You're never going to defang DH racing, or make it as safe as shuffleboard. But my take, these days, is that you can have the classics.  I'd much rather watch any race at Beaver Creek, because I know the hill is going to be immaculately prepared, well fenced, and set to challenge, not destroy, the racers...

 



 

Quote:
Originally Posted by songfta View Post

One thing to note about courses like the Lauberhorn and Hahnenkamm is that they wouldn't likely pass muster under modern safety guidelines. Things like the Mausefalle ("Mousetrap") in Kitz, or the Hundshopf (the jump between the rock outcroppings) or the passage under the train tracks at Wengen, would likely render these courses "beyond safety guidelines" under modern FIS rules and regulations. The same could likely be said of the women's speed courses at Cortina (the most challenging DH they run all season - at least until the new Beaver Creek course is unveiled), with its threading between rock  walls.

 

I'm not sure that Bormio would be considered as much of a classic as Kitz, Wengen or Val Gardena. But it's still up there with the big venues: Val d'Isere, Whistler and the like. One thing is for sure: like the other continental European venues, Bormio attracts HUGE crowds, lining the course from top to bottom.

 

Modern courses are on more open pistes, designed from the get-go with modern safety features considered (e.g. permanently installed A-netting and judicious tree removal), though it doesn't mean they're without challenges. Beaver Creek has some killer fall-aways and big jumps. The Grizzly course at Snowbasin (sadly disused after the 2002 Olympics) had tons of terrain that had even the Austrians grumbling at its technical challenge. Both are Bernard Russi designs - as mentioned earlier, he's the standard-bearer for designing modern speed courses.

 

 



 

post #17 of 18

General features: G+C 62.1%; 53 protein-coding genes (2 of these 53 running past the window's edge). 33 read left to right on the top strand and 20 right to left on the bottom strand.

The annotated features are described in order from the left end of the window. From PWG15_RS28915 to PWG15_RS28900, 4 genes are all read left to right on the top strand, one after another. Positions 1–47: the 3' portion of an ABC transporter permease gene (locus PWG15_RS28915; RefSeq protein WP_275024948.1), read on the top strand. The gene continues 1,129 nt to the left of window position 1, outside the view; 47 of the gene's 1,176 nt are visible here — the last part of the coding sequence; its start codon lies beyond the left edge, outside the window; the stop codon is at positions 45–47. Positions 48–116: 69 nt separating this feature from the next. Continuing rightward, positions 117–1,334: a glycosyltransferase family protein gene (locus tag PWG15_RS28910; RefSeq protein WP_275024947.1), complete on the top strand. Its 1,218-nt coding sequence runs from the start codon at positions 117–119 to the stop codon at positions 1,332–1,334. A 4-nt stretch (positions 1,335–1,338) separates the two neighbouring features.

There are three (two really) classic ski races the Alberg-Kandahar in St Anton/Murren,  the Hannenkham in Kitzbuhel and the Lauberhorn in Wengen.

The Alberg-Kandahar was first run in 1928 between the Austrian Alberg Ski Club in St. Anton and the British Kandahar Ski Club which was based in Murren Switzerland. The race alternated between those two ski clubs home mountains and later was also contested in Garmisch-Partenkirchen, Chamonix and some other locations.

The Lauberhorn has been run in Wengen since 1930.

The Hannenkhamm Race (also the name of the mountain) has been run on the Streif course near Kitzbuhel since 1931.

Because the Alberg-Kandahar has moved around its venues have been modernized and conform to current FIS specifications it is a “classic race” because of its long history.

The locations of the Lauberhorn at Wengen and the Streif at Kitzbhuel are fixed and although the courses have been upgraded and changed many times over the years the start and finish lines remain more or less the same. There exist some sections on both courses that are too narrow according to modern FIS rules but cannot be changed because of the topography. These two courses have been granted an exemption for these sections so the races can continue to be run. Anybody old enough to have watched a European ski race on TV before 1966 would have probably seen either the Lauberhorn or the Hannenkhamm. Because the two courses require completely different downhill skill sets, winning Wengen and Kitzbuhel back to back is the ski racing equivalent of a perfect NFL season or 5 straight Stanley Cups. In my memory Franz Klammer won the double 3 times and Didier Defago did it once I’m sure there are a couple more but I can’t think of them now. Last weekend the Lauberhorn attracted 38,000 spectators according to the CBC commentator calling the race.

post #18 of 18
Quote:
Originally Posted by Speeder View Post
In my memory Franz Klammer won the double 3 times and Didier Defago did it once I’m sure there are a couple more but I can’t think of them now. Last weekend the Lauberhorn attracted 38,000 spectators according to the CBC commentator calling the race.


Good overview of the classics.

 

BTW, Ken Read of Canada did the Kitzbuhel/Wengen double in 1980.

 

New Posts  All Forums:Forum Nav:
  Return Home
EpicSki › The Barking Bear Forums › Ski Training and Pro Forums › Racing and Big Mountain Competitions › The first classic downhill race of the World Cup season (?)